DC’s Stargirl season 2 has been hinting at the PTSD that Yolanda is dealing with after killing Brainwave, but in episode 7 it is finally time to dive right into it. There are a few other small things in this one, but it truly spends a lot of its time on Yolanda, which was the right thing to do.
Yes, she is a hero, but she is a teenager too and the fact that she killed someone has been weighing heavily on her for months now. It was important to take the time to flesh it all out, even if the results are devastating for the Justice Society of America.
The episode starts off with Yolanda at confession with Father Thomas. She is asking him about the devil, if he is real, and if it is ok to hurt him. This is clearly part of her guilt over Brainwave bubbling up to the surface. He seems very concerned when she leaves whispering to herself that the devil is real, and is in Blue Valley.
Throughout the course of episode seven, Yolanda is continuously seeing Brainwave. He is speaking to her and taunting her — much like she dealt with when Eclipso was playing games with her mind. It is distracting her at work, school, and even at church.
Unsure what to do she talks to Courtney about it, who suggests they go to Beth and Rick and clear the air. She is certain that they will be on Yolanda’s side about all of this, understanding that she had no choice but to kill Brainwave during the fight.
It turns out that no one besides Courtney and Yolanda knew the truth about Brainwave’s death. Once told about it, Rick assures Yolanda she did the right thing, and that he too would have killed Brainwave if given the chance. She throws it back at him though, asking why he didn’t kill Solomon Grundy.
When Beth reluctantly confesses that she does not know if Yolanda had no other choice, Yolanda cracks. She realizes then and there she is the only member of the JSA capable of killing, and that she will be stuck as the member that kills over and over. She admits to her friends that she is happy to shoulder this burden, because she does not want them to feel this guilt of knowing they are a murderer like she is forced to.
As if seeing Brainwave wasn’t enough, Yolanda now starts seeing Henry as well. It is obvious that she feels guilt not only for killing his father, but for Henry’s death as well, even though it was not her fault. She never forgave him for the way he treated her, and showed the whole school her photos, and because of that, she is afraid he is burning in Hell. She also believes she will be burning right along with him when she dies.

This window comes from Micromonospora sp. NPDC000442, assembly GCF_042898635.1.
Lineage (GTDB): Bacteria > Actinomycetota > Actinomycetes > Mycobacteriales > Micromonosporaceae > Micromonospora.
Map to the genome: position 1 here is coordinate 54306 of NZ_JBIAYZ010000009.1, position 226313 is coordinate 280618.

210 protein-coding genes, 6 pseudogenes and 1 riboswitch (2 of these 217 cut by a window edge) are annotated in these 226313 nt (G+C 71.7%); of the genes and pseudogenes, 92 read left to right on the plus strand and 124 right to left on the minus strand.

After a particularly difficult vision, Courtney is there to help Yolanda through it. She says that it must be Eclipso messing with her mind, to which Yolanda replies it can’t be – this has been going on long before he showed up in Blue Valley. She decides she just cannot take it anymore and tells Courtney that she is quitting the JSA. On top of that, she has her mother call her job at the diner and let them know she will not be returning as well.
Poor Yolanda has been dealing with PTSD from the fight with Brainwave for months now and was getting no help for it. She has been suffering alone, afraid to let anyone in. Once she did, she felt like they turned their backs on her by admitting they likely would not have been able to do what she did. Yolanda is afraid that when they find Eclipso it would fall to her to kill him in order to save the town, and that is a burden she just cannot bear again.
A few other minor things occurred like Mike and Pat working to repair S.T.R.I.P.E., The Shade trying to come to Barbara but just dripping blood through the shadow, and Courtney spending time with Cameron, however, they all took a back seat to Yolanda this episode which was important. PTSD is real, and serious, and something that this show very much needed to address considering the circumstances.
There was not much action at all in this episode of DC’s Stargirl, except for during Yolanda’s visions, but that feels like the right way to do it. Yolanda was allowed to really flesh out her thoughts, and viewers are able to take the time with her that they need to really understand her and where she is coming from.
Despite spending almost all of its time on one storyline with very little action, this episode is one of the best of season 2 of Stargirl because it was unafraid to be real, raw, and dive into the world of PTSD and depression.
This article was produced and syndicated by Wealth of Geeks.
Tessa Smith owns MamasGeeky.com and is a Rotten Tomatoes Tomatometer-approved Film and TV Critic and a huge geek. Tessa has been in the Entertainment writing business for almost ten years and is a member of several Critics associations including the Critics Choice Association and the Greater Western New York Film Critics Association. She grew up watching movies, playing video games, and reading comic books -- and still loves all of those things. She proudly lets her geek flag fly and spreads the word that there is nothing wrong with being a geek.